Canon Digital IXUS 900 Ti Review - Canon Digital IXUS 900 Ti Review

Of course all that gorgeousness and indestructibility doesn’t come cheap. The lowest current internet price for the IXUS 900 Ti is £195, but you’re more likely to find it for around £230. Compare this with the price of some other high-end 10-megapixel compacts, such as the Casio Exilim EX-Z1050 (£143), Pentax Optio A30 (£154) or Sony Cyber-shot DSC-N2 (£215) and you’ll see that the Canon is very much a premium camera. It’s even expensive compared to the rest of the notoriously pricey Canon IXUS range. The brilliant IXUS 850 IS is around £214, while the IXUS 75 is around £195. Even the new IXUS 950 IS is only around £220, but as you’ll see next week it’s really worth the money.

So apart from good looks and the Canon name, what does the IXUS 900 Ti offer to justify its hefty price tag? It’s certainly not size and weight, because it measures 91.2 x 59.6 x 28.2mm and despite its high-tech Titanium shell it weighs a chunky 165g without battery or memory card, making it significantly thicker and heavier than any of its immediate competitors. It’s not exactly bursting with fancy features either. The Casio Z1050, Sony N2 and Pentax A30 all feature CCD-shift image stabilisation systems, but the IXUS 900 Ti has no image stabilisation at all. It has no manual exposure options (the Pentax A30 does) and only ten scene modes (the Casio Z1050 has 38). By current standards it looks a bit frugal.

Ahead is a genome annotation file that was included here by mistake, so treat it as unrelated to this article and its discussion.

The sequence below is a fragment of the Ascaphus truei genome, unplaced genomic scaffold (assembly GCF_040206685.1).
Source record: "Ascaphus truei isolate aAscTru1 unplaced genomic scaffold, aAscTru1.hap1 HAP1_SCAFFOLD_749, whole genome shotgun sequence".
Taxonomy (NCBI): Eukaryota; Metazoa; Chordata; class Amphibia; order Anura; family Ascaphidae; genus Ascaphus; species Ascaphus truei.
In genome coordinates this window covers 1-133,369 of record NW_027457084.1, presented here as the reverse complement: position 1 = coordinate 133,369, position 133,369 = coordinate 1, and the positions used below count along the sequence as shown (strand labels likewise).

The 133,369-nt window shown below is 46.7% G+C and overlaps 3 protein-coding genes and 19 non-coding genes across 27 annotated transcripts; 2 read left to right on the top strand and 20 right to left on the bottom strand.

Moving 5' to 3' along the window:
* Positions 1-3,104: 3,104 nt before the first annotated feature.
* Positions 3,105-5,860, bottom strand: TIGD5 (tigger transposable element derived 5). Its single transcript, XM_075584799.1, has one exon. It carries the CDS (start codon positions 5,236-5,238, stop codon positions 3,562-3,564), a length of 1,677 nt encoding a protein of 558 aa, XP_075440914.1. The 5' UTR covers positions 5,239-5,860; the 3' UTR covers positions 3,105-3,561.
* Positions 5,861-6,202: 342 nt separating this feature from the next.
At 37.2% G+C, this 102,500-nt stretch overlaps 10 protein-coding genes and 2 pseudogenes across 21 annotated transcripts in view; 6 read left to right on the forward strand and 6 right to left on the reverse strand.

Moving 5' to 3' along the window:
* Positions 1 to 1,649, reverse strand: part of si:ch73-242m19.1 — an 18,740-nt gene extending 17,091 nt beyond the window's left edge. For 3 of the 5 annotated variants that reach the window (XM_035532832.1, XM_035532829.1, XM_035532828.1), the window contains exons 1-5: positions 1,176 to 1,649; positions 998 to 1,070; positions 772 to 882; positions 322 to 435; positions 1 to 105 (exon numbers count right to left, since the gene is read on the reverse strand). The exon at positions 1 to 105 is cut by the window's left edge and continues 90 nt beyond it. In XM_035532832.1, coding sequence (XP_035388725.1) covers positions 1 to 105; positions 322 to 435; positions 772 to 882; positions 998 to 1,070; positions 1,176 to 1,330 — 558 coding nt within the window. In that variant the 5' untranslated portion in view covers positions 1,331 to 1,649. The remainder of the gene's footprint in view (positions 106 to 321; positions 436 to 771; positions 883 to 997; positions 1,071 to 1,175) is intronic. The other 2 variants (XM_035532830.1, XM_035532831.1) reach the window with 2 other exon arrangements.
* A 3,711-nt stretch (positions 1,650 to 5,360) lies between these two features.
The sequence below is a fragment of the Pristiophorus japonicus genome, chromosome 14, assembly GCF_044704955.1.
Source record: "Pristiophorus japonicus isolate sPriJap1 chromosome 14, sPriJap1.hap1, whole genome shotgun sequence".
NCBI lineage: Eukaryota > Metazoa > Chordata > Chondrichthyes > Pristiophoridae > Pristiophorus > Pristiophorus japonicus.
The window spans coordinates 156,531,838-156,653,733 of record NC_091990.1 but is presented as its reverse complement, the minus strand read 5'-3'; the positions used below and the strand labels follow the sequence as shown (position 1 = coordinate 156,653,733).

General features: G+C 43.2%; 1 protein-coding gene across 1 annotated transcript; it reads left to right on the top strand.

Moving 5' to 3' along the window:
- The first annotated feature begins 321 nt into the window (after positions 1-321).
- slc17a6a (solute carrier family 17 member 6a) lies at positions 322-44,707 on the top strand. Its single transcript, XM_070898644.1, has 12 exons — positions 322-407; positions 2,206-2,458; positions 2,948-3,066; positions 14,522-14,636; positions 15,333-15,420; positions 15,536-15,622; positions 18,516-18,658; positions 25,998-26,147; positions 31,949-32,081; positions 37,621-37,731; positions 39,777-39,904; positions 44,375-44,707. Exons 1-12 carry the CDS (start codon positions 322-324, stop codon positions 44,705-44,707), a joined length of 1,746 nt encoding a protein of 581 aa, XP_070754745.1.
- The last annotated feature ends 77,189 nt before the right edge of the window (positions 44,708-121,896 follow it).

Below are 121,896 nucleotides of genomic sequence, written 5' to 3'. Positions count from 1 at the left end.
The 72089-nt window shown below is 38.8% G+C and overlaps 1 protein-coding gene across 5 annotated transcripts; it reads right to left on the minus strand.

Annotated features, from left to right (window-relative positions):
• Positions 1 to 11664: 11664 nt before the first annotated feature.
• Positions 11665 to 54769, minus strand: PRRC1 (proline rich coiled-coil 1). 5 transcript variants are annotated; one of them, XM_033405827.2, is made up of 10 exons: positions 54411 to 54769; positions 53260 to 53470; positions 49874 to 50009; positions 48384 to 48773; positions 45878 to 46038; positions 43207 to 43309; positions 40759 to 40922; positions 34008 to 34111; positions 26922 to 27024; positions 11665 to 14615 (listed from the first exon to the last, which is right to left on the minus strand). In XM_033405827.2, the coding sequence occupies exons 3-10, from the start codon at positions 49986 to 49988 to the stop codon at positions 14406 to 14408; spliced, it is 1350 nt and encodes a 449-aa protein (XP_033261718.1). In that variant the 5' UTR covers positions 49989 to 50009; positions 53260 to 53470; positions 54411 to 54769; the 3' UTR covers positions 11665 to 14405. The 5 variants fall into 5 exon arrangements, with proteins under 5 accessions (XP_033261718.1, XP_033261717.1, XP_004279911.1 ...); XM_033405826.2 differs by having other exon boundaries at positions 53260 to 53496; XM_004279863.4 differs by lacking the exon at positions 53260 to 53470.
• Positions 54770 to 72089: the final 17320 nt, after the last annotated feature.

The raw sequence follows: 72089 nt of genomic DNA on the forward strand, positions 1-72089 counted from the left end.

It does have some features of course, but they are common ones found on nearly all Canon cameras. It has an optical viewfinder, which is rare these days, although it is very small and dark. There are wide range of colour adjustment options including settings for different skin tones, as well as manually adjustable contrast, saturation, sharpness and colour balance, and of course the usual metering options of multi-zone, centre-weighted or spot. AF options include Canon’s AiAF system or the now ubiquitous face detection mode. Like all of Canon’s compacts the 900 Ti features a quick-to-use function menu for most common settings, and also has an on-screen display of the operations available via the D-pad, which include ISO setting, continuous shooting and delay mode, and flash options. The external controls are all very well laid out and easy to operate.

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